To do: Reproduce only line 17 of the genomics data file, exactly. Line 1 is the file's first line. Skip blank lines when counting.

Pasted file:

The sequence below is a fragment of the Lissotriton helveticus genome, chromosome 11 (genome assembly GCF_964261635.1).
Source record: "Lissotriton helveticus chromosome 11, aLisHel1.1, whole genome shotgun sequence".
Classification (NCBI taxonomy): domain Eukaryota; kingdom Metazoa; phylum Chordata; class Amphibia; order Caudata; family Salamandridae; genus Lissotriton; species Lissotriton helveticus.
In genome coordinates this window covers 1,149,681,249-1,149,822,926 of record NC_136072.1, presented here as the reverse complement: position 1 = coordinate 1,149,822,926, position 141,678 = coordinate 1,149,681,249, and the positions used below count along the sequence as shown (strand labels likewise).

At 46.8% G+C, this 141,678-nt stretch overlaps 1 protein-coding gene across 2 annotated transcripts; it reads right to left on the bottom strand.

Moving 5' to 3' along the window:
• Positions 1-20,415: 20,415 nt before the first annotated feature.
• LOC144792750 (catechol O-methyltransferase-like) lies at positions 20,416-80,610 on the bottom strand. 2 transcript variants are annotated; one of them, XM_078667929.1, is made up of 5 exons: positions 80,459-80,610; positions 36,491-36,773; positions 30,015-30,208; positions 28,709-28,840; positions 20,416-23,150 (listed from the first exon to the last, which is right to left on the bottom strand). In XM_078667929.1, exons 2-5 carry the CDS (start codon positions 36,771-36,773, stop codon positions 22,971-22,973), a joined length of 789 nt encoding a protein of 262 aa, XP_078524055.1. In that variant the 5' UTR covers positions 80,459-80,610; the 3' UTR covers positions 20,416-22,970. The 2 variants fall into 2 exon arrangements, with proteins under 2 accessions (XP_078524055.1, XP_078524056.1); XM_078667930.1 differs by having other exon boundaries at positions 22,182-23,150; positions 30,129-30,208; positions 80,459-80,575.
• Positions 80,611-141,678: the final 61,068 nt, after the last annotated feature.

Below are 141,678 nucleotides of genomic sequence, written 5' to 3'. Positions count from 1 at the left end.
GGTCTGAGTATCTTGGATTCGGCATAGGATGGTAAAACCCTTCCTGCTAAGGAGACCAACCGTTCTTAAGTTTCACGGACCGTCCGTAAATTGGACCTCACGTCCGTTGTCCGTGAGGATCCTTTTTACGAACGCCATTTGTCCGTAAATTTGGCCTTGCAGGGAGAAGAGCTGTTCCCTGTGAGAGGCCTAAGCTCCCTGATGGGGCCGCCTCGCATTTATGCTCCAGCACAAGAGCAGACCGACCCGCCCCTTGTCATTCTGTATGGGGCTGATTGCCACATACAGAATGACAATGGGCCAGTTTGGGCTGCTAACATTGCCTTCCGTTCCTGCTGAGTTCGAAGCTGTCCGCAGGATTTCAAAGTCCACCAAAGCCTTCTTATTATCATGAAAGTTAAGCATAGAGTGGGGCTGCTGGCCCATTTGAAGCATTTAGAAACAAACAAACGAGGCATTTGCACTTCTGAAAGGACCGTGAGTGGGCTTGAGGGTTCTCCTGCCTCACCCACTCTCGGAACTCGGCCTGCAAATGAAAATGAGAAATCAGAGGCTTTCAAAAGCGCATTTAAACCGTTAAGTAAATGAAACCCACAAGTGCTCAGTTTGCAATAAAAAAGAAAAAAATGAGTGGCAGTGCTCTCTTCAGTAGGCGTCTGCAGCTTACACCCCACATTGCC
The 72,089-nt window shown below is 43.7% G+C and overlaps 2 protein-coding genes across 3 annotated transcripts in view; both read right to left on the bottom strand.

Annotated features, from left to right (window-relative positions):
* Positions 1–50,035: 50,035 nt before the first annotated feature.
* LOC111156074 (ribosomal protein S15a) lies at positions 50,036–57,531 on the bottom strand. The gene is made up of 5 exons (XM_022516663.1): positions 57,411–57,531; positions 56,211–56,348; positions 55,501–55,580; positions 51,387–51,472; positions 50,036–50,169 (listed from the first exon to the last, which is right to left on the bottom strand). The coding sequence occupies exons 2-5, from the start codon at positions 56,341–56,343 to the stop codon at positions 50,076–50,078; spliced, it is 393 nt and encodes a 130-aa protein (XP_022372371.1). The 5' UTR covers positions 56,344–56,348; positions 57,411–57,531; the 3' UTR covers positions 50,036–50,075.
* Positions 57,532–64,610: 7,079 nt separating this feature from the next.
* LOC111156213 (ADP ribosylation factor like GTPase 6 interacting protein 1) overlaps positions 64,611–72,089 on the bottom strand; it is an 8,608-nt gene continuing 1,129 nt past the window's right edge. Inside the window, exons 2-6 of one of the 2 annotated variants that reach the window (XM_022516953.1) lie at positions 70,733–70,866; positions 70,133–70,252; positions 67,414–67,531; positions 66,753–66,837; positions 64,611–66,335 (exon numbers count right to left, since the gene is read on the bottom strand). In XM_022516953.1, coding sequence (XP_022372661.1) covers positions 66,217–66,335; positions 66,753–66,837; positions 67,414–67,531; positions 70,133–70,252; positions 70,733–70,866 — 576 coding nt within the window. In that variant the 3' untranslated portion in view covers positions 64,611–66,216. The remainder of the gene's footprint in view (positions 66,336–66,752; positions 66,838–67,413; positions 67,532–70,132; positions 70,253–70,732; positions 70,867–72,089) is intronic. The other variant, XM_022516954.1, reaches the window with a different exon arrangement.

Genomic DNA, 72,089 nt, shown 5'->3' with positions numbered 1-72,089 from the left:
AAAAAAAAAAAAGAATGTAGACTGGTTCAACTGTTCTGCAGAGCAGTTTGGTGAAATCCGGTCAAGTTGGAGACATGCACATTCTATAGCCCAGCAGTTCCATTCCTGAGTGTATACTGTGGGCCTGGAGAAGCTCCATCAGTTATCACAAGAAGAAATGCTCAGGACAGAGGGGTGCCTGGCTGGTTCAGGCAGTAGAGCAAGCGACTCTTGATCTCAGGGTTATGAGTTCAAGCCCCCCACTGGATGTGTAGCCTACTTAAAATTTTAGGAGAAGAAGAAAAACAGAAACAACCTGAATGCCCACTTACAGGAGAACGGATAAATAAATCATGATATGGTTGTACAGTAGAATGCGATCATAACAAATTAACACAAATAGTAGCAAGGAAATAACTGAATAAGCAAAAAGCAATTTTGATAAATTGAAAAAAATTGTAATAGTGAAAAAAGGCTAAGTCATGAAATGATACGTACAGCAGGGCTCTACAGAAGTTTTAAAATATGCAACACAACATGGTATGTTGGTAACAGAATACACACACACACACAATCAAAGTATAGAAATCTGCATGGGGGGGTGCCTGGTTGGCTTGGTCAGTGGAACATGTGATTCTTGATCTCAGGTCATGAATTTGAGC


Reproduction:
* LOC111156213 (ADP ribosylation factor like GTPase 6 interacting protein 1) overlaps positions 64,611–72,089 on the bottom strand; it is an 8,608-nt gene continuing 1,129 nt past the window's right edge. Inside the window, exons 2-6 of one of the 2 annotated variants that reach the window (XM_022516953.1) lie at positions 70,733–70,866; positions 70,133–70,252; positions 67,414–67,531; positions 66,753–66,837; positions 64,611–66,335 (exon numbers count right to left, since the gene is read on the bottom strand). In XM_022516953.1, coding sequence (XP_022372661.1) covers positions 66,217–66,335; positions 66,753–66,837; positions 67,414–67,531; positions 70,133–70,252; positions 70,733–70,866 — 576 coding nt within the window. In that variant the 3' untranslated portion in view covers positions 64,611–66,216. The remainder of the gene's footprint in view (positions 66,336–66,752; positions 66,838–67,413; positions 67,532–70,132; positions 70,253–70,732; positions 70,867–72,089) is intronic. The other variant, XM_022516954.1, reaches the window with a different exon arrangement.